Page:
11 May 2008

Good Chocolate Loving

Just a couple of weeks ago, I attended a talk on Pho. In my quest for more food knowledge, I eagerly signed up for another talk on Chocolate (An Enlightened Age: Chocolate in the 18th Century), and managed to tempt 8 other friends and family along.

Vincent Bourdin, the regional pastry consultant of Valrhona, spoke about how chocolate moved across the seas, how it evolved from a drink into a food, and how chocolate had been deeply intertwined in societal changes.

It was rather amusing when he whipped out a long stick to point to parts of the map in question. Very old-school and somewhat sexy, especially with his thick, black-rimmed glasses and tres strong French accent.

Things started getting sweet when some hot chocolate was served. Chef Bourdin had used a recipe that he felt best reflected the way it was made in the 18th century, which meant infusing cinnamon, pepper, cloves and adding orange blossom water to melted chocolate and just a touch of sugar.

What resulted was a strong, spicy hot chocolate, not like anything I had ever tried before. If you can imagine the heady, earthy chai tea meeting and falling in love with deep, rich and slightly bitter hot chocolate, Chef Bourdin's version of hot chocolate would be their love child.

While my friends and family finished their portions down to the last drop, even going back for second servings after the talk, it wasn't popular with everyone. My neighbour hardly touched his and offered his share to me, which I regret not taking now.

These talks have been pretty fun, and at merely $10-$25 per session, it's really a steal especially because of the big names that have been pulled in to conduct these talks. It shouldn't be surprising then, that a couple of my friends and I have already signed up for an upcoming one where we'll be eating out way through Austrian desserts. Sounds like pure bliss!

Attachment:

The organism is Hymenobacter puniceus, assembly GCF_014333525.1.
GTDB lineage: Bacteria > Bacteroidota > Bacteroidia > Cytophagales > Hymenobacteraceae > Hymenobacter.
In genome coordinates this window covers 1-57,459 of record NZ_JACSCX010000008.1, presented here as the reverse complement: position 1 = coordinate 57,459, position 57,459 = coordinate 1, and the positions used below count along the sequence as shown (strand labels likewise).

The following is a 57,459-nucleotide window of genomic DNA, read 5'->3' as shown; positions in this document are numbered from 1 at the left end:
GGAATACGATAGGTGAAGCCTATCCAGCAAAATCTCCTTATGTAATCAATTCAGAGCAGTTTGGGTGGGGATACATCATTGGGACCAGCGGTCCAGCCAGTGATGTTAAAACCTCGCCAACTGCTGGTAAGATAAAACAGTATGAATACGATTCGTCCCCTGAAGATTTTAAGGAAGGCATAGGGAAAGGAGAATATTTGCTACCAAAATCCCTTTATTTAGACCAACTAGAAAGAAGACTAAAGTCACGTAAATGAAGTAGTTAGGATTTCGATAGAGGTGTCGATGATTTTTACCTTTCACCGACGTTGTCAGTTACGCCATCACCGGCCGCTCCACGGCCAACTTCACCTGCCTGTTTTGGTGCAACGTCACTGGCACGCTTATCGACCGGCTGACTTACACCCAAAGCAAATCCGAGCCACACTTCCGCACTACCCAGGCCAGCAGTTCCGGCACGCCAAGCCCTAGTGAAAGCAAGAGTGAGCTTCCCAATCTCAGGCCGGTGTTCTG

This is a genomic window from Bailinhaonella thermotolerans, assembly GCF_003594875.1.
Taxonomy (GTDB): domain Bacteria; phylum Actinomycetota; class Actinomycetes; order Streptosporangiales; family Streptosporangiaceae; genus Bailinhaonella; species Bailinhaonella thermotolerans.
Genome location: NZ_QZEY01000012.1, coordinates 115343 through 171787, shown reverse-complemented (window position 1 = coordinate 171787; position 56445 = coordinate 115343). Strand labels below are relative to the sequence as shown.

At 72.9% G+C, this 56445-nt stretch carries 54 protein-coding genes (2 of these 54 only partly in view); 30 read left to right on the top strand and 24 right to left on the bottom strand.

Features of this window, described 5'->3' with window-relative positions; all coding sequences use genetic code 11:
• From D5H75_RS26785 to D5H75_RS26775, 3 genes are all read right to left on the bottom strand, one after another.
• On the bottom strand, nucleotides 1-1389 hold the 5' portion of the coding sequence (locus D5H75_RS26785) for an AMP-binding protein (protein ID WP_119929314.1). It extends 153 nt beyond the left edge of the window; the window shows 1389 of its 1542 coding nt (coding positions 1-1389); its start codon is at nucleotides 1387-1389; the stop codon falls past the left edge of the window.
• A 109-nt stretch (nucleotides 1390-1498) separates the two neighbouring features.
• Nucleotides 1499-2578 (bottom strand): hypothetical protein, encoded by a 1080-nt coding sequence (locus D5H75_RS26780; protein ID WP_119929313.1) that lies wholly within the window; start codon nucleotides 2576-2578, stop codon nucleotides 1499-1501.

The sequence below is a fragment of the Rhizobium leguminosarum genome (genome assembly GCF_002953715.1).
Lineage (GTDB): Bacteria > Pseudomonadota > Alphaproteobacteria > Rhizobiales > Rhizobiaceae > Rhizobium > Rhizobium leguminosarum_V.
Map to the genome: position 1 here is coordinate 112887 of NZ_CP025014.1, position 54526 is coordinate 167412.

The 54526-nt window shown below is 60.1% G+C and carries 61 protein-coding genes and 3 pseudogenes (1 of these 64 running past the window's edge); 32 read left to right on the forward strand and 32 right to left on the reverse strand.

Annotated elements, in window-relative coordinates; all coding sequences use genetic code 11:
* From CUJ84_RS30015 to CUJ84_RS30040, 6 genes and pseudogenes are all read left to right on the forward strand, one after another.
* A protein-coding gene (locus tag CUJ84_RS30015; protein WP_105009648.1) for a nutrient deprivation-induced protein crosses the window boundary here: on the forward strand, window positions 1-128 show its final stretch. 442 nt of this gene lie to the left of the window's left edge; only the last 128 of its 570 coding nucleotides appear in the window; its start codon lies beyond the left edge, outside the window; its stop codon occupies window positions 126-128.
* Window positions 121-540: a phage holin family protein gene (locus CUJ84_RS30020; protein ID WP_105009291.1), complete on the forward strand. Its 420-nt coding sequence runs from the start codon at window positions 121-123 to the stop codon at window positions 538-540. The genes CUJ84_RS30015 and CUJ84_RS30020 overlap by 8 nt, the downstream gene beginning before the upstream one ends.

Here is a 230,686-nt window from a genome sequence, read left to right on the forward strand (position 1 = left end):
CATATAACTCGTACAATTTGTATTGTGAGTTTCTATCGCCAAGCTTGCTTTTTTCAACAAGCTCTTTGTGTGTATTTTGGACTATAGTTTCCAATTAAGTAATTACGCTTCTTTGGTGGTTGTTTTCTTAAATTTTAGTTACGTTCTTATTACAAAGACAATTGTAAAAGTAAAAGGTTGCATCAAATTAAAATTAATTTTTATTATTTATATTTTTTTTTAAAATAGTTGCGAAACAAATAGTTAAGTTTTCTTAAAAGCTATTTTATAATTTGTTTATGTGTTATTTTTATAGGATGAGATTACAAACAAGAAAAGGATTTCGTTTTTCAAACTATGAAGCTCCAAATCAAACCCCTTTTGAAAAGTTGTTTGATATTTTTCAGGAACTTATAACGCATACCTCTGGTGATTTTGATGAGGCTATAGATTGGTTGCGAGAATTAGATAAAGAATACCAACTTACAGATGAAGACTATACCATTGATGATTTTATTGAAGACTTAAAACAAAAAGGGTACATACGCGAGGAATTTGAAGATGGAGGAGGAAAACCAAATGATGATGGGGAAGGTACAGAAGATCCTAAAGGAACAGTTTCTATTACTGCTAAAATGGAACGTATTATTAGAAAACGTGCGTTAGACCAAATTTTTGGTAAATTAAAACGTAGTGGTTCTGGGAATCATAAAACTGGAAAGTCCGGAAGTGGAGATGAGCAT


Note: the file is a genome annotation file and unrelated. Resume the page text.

Dave said...

Hey Daffy!

Did you know that Bourdin was the translator for Pierre Herme during the World Gourmet Summit. Apparently they are BFF!

Also wanted to thank you for the recommendation on Sage. I really enjoyed my meal there last Saturday. It was good but there were some hiccups. So I'm going there again tonight, but also to check out their new degustation menu.

I'll tell you all bout it. I also wanted to get your opinion on the vichyssoise plus some other cooking related questions. What is your email?


jy said...

Heys the seminar looked interesting, quite sad that I missed it! :(

Anonymous said...

Dave> Hi! Sorry to hear your meal didn't bowl you over. Hope the degustation menu was good for you? Haven't tried it myself. By the way, Nicolas only had a degustation menu when I visited it recently!

JY> Yes it was! There is an upcoming talk on Austrian desserts that you should really sign up for =)

faith said...

what a pity i missed this. how do i sign up for the austrian desserts talk? just the name itself spells excitement!

Anonymous said...

Hi Faith, you can register through the National Museum website, or simply drop by during office hours to purchase a ticket. Best to give them a call first to check if there are any available spaces! Good luck!

faith said...

*sobs* tickets are totally sold out. have fun attending this course! do tell me all about it when u get back. would love to meet u one day in person actually because u sound my age!

Anonymous said...

=) I'll be sure to blog about it. If 24 sounds about your age, then you're spot on! I'm sure we'll meet at one of these foodie talks.

mama bok said...

I would surely attend.. if i was in singapore.. and yes. it isn't ex at all. .which is quite surprising.. :)

Anonymous said...

Hi Mama Bok! It has been a while! Yes, these talks are incredibly worth the money, especially for food-mad people like us. Hope your daughter is well and cute as ever!